Wish Upon A Dish: Extreme Budget, Day Twenty - Roasted Chicken with Mashed Potatoes

December 9, 2012

Extreme Budget, Day Twenty - Roasted Chicken with Mashed Potatoes

I found a roaster for under $5.00. A manager's special, I love those orange labels.
Why is that such a big deal? Me and The Nudge have this deal that we would not buy a chicken unless it is priced under $5.00. Two reasons - two people really don't need that much cooked leftover chicken and unless you make your own stock constantly, it really isn't saving you all that much money. As long as I can still get leg quarters for under $1 per pound and boned breasts for $1.29 a pound, it makes more sense for you to buy the pieces we will actually eat. For example: if I did not like dark meat, I would never buy a whole chicken.

After tonight's meal, I am the proud owner of a leg, a thigh and half a breast. What to do with all that cooked chicken? Since I have half a package of Jack cheese and flour tortillas, I think quesadillas are on next weeks menu.

Tonight's chicken was split down the middle (spatchcocked), injected with a Cajun marinade and roasted very simply on a half sheet pan. I also made a double batch of mashed potatoes that half of, will be used in a Squam Scallop Pie.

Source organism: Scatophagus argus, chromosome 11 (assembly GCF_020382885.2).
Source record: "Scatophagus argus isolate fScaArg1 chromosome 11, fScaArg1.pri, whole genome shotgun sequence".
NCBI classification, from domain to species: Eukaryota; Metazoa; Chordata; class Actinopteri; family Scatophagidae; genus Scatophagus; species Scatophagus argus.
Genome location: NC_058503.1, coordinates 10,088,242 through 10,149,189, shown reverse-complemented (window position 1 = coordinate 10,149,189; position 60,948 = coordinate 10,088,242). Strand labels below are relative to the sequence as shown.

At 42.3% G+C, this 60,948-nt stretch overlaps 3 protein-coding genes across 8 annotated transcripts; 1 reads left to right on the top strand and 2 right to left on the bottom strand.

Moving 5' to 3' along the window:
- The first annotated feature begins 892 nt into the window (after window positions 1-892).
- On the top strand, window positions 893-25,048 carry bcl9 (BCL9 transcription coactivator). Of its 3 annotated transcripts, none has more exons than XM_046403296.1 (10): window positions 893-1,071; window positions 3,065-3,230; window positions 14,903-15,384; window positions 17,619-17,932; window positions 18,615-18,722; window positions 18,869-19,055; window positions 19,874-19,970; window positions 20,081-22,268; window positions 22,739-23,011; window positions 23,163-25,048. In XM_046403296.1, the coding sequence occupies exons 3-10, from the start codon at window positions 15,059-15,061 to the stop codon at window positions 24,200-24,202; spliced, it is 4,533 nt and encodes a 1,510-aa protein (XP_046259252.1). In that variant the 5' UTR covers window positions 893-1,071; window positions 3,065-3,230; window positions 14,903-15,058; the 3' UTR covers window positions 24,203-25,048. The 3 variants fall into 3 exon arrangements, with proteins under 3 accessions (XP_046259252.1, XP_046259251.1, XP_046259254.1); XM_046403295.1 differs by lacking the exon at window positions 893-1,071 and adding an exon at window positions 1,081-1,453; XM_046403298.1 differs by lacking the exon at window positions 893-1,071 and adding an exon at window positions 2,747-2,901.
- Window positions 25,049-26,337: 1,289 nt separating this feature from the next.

I don't eat potatoes much anymore. Part of making healthy changes in my diet these last two years has been the elimination of rice and potatoes, but when I do make them, I love the steaming method that Cook's Illustrated taught me. They do not get water logged, you can add a few garlic cloves (which sweeten while steaming) and you only need a small amount of milk, cream, butter.

A side of these carrots, the chicken au jus and dinner is served!

I have been feeling under the weather this week and finally felt good enough to come down to cook The Nudge a proper dinner. Although he doesn't mind a pizza now and then, I know he hates eating alone.

Cutting the backbone out of a whole chicken really is not all that hard. Since I have to assume everyone has a good pair of kitchen shears we shall use them. When dealing with spatchcocking  I always use my shears to ensure a good grip. Just cut up one side of the tail (you know that pointy little hard piece of chicken skin where the stuffing usually goes), and then the other side. You may have to really use some power to cut through the bones that attach the thighs to the carcass but after that, it's smooth cutting.

Spread the chicken open and using a knife, cut down the center of the bone at the neck of the bird. Don't be afraid, it will take a small amount of pressure but it will cut. You need to do this in order to get the chicken to lay flat and have good contact with the pan.

Drain the juice from the pan, whisk in some flour, add salt & pepper, a little white wine and simmer until it thickens slightly.

Cost for this meal: $4.61
Running total for 20 days: $67.86 ($3.39 a serving) and $7.00 under my allotted budget.

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